Kelly - I am not someone who creates with a lot of intentions: I usually just gather materials that both interest me and relate to the project I am working on, and see how their textures and shapes can interact with each other. It is all definitely done during the process!

Holly - You’ve spoken about dreams and liminal space, your work could be seen as dream-like and exploration of the unconscious as it embodies something familiar yet unearthly, if that makes sense? How much of your own dreams and imagination feed into the work?

Kelly - Last year during my foundation year at Central Saint Martins, my final project was about dreams, titled 'When the Lights Go Out.' I recorded my own dream in a journal for 65 days, and then made 65 sculptures from these. It was actually a really gruelling process, as my dreams became more elaborate and memorable as time went on, and as I wrote more and more. This meant that my body was regularly waking itself up in the middle of the night to 'preserve' a good dream before it disappeared. I accidentally trained myself into waking up every time I had an interesting dream.

Holly - As you are still studying can you talk about your aims for your degree, I know much of university life can be looking ahead and planning. Do you have any work you are thinking about making or the process of making that you’d like to share or discuss? Any ideas you’re thinking about right now or interests?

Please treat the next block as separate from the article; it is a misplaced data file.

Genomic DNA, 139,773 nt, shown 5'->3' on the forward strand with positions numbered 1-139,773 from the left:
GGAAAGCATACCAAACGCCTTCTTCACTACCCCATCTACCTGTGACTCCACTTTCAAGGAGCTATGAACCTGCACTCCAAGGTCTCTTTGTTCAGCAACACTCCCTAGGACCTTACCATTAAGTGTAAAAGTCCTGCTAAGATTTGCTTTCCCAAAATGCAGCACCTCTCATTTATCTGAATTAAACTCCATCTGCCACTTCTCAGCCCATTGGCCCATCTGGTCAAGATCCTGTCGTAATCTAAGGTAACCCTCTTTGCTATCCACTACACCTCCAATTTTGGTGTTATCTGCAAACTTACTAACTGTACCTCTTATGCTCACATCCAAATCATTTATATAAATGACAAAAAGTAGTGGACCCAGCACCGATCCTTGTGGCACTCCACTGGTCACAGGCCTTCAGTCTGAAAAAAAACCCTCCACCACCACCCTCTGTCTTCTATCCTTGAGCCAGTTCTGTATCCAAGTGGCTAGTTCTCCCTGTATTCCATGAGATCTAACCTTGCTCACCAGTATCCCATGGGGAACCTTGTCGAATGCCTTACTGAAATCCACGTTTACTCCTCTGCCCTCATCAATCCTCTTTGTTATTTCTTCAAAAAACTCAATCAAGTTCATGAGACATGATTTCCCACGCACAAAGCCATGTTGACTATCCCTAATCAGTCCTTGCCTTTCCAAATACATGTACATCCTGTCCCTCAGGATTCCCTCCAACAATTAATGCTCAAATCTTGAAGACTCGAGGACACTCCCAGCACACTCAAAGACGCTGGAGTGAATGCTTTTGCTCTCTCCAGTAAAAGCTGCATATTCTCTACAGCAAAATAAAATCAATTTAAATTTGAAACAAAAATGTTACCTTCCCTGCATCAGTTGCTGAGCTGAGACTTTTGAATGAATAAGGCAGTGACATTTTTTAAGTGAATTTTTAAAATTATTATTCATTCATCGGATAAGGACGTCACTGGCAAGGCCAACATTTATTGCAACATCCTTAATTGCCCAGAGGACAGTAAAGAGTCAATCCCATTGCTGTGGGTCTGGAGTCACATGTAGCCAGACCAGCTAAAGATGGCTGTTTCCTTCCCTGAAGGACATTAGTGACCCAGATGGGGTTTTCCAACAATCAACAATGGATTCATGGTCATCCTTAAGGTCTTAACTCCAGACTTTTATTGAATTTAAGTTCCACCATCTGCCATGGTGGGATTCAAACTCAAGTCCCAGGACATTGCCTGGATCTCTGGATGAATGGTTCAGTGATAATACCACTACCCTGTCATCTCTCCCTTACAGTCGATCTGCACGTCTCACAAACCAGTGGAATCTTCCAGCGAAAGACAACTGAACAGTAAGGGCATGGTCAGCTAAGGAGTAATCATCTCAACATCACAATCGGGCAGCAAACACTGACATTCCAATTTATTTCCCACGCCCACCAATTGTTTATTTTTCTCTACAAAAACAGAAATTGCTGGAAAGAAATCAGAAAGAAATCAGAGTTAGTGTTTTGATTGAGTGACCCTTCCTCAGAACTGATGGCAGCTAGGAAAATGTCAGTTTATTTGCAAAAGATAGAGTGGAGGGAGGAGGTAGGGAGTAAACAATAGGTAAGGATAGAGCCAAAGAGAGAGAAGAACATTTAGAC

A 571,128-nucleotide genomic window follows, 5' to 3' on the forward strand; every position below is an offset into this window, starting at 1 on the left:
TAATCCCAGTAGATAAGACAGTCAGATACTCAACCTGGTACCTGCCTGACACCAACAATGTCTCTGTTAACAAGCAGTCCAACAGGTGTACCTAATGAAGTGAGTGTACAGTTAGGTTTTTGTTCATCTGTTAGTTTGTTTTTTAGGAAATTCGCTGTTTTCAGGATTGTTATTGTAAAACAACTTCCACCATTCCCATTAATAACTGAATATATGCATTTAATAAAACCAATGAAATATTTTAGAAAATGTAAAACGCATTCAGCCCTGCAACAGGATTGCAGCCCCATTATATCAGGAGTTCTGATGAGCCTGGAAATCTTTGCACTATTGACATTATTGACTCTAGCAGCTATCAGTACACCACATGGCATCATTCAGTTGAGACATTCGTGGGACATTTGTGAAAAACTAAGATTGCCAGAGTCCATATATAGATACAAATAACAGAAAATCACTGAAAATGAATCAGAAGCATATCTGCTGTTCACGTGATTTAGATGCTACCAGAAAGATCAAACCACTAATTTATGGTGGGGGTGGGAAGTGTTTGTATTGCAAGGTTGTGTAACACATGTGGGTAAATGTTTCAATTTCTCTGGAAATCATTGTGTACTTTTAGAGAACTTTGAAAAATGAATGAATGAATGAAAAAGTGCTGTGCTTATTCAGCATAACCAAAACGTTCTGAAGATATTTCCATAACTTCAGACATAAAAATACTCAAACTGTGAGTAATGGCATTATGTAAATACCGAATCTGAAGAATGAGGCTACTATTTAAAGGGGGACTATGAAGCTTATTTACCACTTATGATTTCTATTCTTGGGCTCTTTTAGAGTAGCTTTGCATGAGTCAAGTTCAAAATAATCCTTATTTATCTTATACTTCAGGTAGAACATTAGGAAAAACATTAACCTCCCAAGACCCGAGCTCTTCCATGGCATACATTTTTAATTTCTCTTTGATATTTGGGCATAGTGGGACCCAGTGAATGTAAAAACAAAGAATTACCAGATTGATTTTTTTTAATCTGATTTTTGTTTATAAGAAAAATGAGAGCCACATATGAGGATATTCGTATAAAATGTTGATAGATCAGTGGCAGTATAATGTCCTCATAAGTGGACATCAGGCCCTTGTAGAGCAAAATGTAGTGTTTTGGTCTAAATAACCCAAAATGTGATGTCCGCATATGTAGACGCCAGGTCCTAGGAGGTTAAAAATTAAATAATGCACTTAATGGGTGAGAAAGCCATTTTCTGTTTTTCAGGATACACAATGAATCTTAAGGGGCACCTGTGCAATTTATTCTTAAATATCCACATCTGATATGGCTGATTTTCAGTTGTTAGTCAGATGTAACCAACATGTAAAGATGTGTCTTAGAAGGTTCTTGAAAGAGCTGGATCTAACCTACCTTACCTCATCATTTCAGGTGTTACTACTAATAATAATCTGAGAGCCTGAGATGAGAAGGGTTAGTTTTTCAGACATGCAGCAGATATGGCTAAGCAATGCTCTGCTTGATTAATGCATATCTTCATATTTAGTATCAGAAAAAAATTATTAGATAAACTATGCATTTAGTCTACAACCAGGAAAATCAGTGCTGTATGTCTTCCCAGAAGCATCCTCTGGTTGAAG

Kelly - I would like to really specialise in sculpture and reconnect with ceramics. I haven't worked with clay for over a year now as I haven't had access to a kiln. The year has just started so I do not have any particularly individual or unique ambitions yet, I am mostly working on getting through the set projects! I am making a lot of work about Hampstead Heath, as this is where I used to live, and I'm feeling a little homesick being in Paris!